Christina Baker Kline’s Orphan Train is an unforgettable story of friendship and second chances that highlights a little-known but historically significant movement in America’s past—and it includes a special PS section for book clubs featuring insights, interviews, and more.
Penobscot Indian Molly Ayer is close to “aging out” out of the foster care system. A community service position helping an elderly woman clean out her home is the only thing keeping Molly out of juvie and worse…
As she helps Vivian sort through her possessions and memories, Molly learns that she and Vivian aren’t as different as they seem to be. A young Irish immigrant orphaned in New York City, Vivian was put on a train to the Midwest with hundreds of other children whose destinies would be determined by luck and chance.
Molly discovers that she has the power to help Vivian find answers to mysteries that have haunted her for her entire life—answers that will ultimately free them both.
Rich in detail and epic in scope, Orphan Train is a powerful novel of upheaval and resilience, of unexpected friendship, and of the secrets we carry that keep us from finding out who we are.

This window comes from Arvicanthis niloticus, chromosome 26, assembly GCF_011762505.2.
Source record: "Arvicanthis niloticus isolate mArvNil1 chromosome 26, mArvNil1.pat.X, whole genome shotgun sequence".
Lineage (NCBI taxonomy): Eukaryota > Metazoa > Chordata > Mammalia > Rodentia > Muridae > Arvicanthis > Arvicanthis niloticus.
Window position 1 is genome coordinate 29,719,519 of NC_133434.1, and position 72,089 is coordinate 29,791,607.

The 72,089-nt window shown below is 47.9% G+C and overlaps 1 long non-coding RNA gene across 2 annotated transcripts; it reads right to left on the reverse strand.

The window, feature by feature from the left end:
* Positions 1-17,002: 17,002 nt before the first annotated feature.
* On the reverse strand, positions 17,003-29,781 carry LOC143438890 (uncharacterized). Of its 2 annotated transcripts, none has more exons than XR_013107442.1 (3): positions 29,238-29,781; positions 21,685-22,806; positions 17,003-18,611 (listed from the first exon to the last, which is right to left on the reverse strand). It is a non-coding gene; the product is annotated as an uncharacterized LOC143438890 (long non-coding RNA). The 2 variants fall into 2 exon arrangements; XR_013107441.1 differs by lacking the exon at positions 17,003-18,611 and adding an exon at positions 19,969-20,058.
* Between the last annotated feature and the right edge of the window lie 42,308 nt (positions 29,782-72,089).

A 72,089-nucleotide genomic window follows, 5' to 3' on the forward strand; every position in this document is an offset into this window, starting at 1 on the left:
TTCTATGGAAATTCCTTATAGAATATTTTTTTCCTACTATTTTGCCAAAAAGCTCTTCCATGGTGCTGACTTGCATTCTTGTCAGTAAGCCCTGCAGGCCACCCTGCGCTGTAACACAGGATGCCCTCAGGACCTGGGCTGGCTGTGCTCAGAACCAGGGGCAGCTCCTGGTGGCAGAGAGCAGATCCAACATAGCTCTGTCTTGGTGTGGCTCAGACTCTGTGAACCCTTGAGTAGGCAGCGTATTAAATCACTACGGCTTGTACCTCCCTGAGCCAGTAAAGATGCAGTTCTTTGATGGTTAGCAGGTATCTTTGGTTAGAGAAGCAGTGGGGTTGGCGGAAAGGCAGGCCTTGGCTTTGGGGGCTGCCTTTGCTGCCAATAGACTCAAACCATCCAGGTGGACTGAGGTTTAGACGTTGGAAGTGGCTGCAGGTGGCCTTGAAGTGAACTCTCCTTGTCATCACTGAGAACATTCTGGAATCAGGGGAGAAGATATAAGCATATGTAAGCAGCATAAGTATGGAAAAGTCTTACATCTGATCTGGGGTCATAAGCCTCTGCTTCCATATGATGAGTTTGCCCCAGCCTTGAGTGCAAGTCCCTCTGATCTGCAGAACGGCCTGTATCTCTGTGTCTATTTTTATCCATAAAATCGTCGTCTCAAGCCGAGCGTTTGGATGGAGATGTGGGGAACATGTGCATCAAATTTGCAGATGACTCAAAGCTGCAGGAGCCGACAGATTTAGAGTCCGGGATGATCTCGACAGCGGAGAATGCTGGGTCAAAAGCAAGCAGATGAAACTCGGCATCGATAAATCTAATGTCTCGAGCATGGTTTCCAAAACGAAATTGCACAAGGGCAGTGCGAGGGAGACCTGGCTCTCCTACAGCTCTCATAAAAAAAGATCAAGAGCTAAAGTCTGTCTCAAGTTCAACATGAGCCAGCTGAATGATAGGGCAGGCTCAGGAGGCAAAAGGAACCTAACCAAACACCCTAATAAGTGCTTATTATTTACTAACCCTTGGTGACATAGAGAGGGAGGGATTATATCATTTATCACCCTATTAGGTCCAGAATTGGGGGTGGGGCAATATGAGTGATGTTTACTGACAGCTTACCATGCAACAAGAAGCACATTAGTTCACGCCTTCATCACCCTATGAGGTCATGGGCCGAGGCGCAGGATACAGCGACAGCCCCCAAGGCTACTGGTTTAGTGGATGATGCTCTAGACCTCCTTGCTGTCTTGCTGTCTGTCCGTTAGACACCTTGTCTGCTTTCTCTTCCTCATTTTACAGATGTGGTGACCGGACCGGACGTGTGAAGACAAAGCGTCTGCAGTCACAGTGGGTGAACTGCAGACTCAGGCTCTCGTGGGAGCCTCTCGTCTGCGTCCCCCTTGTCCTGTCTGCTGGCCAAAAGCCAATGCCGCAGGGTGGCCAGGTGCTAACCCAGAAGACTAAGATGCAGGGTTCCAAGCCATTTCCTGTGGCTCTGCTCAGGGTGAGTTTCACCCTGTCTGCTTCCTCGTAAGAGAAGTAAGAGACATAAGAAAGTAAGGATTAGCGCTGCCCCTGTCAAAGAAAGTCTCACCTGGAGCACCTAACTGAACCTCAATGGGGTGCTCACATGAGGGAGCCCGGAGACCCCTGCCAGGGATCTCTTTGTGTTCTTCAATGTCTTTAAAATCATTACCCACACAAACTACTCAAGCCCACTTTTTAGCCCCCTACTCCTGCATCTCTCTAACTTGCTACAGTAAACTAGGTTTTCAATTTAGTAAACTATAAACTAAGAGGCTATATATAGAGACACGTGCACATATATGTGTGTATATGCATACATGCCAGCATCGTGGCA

Someone Like Me centers on Graham Boyce, an FBI agent who is depressed. To lift his spirits, his psychiatrist suggest that he goes out and is social. He goes out, struggles to connect with others. He feels rejected. During that night, he leaves the restaurant for a walk to clear his head. He is being followed and realize with astonishment, that the man that follows him looks familiar to him or, more precisely, that man looks exactly like him. He feels threaten and fears for his life. Against his own best judgment, Boyce decides to follow his double through the night. What happens next is a wonderfully twisted reflection of personality and uniqueness? It is an amazing, brilliant thriller in this haunting tale of appearance versus reality. Greg Bolen described his objectives for the book: “I want to place the reader into the body of Graham Boyce with this book and to make the experience of the reader’s imagination, from beginning to end, an absolutely personal one.”